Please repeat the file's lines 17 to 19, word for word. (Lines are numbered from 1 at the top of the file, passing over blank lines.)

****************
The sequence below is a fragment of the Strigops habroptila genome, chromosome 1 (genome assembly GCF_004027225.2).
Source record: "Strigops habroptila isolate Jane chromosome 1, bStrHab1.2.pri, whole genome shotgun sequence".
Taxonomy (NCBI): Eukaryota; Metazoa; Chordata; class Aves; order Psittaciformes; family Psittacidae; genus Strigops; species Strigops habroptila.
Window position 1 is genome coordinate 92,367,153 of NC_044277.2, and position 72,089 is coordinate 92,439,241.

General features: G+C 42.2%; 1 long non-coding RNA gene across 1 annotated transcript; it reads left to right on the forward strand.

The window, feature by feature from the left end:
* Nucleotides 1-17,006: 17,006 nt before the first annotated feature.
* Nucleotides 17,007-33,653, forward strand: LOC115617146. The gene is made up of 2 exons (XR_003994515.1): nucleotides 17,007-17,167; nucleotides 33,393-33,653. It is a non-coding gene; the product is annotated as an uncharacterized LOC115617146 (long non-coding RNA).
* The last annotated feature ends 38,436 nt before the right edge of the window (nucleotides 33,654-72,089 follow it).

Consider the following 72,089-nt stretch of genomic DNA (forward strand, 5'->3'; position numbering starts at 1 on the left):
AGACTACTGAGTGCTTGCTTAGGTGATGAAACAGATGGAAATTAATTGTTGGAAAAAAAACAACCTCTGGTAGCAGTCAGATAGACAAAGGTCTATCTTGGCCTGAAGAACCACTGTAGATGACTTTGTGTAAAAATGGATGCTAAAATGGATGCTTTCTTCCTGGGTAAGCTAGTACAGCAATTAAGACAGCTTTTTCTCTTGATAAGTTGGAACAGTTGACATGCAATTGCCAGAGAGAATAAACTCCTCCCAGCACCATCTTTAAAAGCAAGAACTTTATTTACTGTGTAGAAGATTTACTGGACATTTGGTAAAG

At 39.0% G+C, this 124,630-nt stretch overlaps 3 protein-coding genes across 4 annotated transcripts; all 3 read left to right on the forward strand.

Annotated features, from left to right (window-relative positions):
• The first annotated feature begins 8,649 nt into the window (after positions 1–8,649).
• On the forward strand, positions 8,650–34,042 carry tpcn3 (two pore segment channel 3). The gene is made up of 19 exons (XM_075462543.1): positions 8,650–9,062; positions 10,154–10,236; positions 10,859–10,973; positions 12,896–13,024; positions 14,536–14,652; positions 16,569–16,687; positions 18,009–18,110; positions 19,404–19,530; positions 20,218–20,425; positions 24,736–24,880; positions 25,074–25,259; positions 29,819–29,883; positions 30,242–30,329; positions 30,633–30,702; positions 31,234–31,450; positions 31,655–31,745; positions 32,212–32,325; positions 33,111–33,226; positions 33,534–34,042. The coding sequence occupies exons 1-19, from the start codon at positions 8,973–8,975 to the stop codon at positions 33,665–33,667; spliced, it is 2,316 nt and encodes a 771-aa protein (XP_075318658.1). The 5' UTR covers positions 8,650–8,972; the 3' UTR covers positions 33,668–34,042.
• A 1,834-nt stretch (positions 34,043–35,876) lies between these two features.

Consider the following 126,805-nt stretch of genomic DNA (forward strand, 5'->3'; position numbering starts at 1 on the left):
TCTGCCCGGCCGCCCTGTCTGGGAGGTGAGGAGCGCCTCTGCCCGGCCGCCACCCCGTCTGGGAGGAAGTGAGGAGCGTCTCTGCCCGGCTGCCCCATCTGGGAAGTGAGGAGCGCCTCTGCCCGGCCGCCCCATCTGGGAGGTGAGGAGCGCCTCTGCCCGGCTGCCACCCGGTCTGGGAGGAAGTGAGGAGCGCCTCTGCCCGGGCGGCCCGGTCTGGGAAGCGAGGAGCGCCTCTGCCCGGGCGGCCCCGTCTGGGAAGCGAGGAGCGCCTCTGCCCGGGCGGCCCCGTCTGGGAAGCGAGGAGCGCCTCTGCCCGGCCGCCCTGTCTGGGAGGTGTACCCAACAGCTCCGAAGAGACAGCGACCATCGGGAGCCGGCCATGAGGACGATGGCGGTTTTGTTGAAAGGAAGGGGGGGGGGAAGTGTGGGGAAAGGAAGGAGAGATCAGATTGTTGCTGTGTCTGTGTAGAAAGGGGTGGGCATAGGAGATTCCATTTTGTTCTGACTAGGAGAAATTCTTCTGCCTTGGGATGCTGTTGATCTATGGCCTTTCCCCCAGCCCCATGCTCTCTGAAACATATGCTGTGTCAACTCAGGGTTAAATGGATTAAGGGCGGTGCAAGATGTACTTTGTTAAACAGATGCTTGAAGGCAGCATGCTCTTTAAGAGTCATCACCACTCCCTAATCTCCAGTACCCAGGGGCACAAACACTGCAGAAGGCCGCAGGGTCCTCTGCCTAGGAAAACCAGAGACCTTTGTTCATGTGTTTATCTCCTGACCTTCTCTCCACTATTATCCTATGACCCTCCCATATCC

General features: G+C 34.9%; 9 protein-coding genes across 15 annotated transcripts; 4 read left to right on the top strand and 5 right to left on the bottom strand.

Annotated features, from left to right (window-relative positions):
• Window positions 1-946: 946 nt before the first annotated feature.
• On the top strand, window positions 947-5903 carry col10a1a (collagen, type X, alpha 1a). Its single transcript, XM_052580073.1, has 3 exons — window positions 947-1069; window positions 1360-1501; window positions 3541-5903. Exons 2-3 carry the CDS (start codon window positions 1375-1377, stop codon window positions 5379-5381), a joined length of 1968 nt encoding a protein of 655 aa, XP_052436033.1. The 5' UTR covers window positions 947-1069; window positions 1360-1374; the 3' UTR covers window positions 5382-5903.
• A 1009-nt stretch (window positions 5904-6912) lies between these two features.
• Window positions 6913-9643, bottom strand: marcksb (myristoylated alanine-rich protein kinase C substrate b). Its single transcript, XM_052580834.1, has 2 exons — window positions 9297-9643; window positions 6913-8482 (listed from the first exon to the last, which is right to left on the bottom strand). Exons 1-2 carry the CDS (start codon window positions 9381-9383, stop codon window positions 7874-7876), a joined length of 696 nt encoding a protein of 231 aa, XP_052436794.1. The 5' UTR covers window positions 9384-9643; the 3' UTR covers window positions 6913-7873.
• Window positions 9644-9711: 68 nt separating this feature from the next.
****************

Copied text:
Consider the following 126,805-nt stretch of genomic DNA (forward strand, 5'->3'; position numbering starts at 1 on the left):
TCTGCCCGGCCGCCCTGTCTGGGAGGTGAGGAGCGCCTCTGCCCGGCCGCCACCCCGTCTGGGAGGAAGTGAGGAGCGTCTCTGCCCGGCTGCCCCATCTGGGAAGTGAGGAGCGCCTCTGCCCGGCCGCCCCATCTGGGAGGTGAGGAGCGCCTCTGCCCGGCTGCCACCCGGTCTGGGAGGAAGTGAGGAGCGCCTCTGCCCGGGCGGCCCGGTCTGGGAAGCGAGGAGCGCCTCTGCCCGGGCGGCCCCGTCTGGGAAGCGAGGAGCGCCTCTGCCCGGGCGGCCCCGTCTGGGAAGCGAGGAGCGCCTCTGCCCGGCCGCCCTGTCTGGGAGGTGTACCCAACAGCTCCGAAGAGACAGCGACCATCGGGAGCCGGCCATGAGGACGATGGCGGTTTTGTTGAAAGGAAGGGGGGGGGGAAGTGTGGGGAAAGGAAGGAGAGATCAGATTGTTGCTGTGTCTGTGTAGAAAGGGGTGGGCATAGGAGATTCCATTTTGTTCTGACTAGGAGAAATTCTTCTGCCTTGGGATGCTGTTGATCTATGGCCTTTCCCCCAGCCCCATGCTCTCTGAAACATATGCTGTGTCAACTCAGGGTTAAATGGATTAAGGGCGGTGCAAGATGTACTTTGTTAAACAGATGCTTGAAGGCAGCATGCTCTTTAAGAGTCATCACCACTCCCTAATCTCCAGTACCCAGGGGCACAAACACTGCAGAAGGCCGCAGGGTCCTCTGCCTAGGAAAACCAGAGACCTTTGTTCATGTGTTTATCTCCTGACCTTCTCTCCACTATTATCCTATGACCCTCCCATATCC

General features: G+C 34.9%; 9 protein-coding genes across 15 annotated transcripts; 4 read left to right on the top strand and 5 right to left on the bottom strand.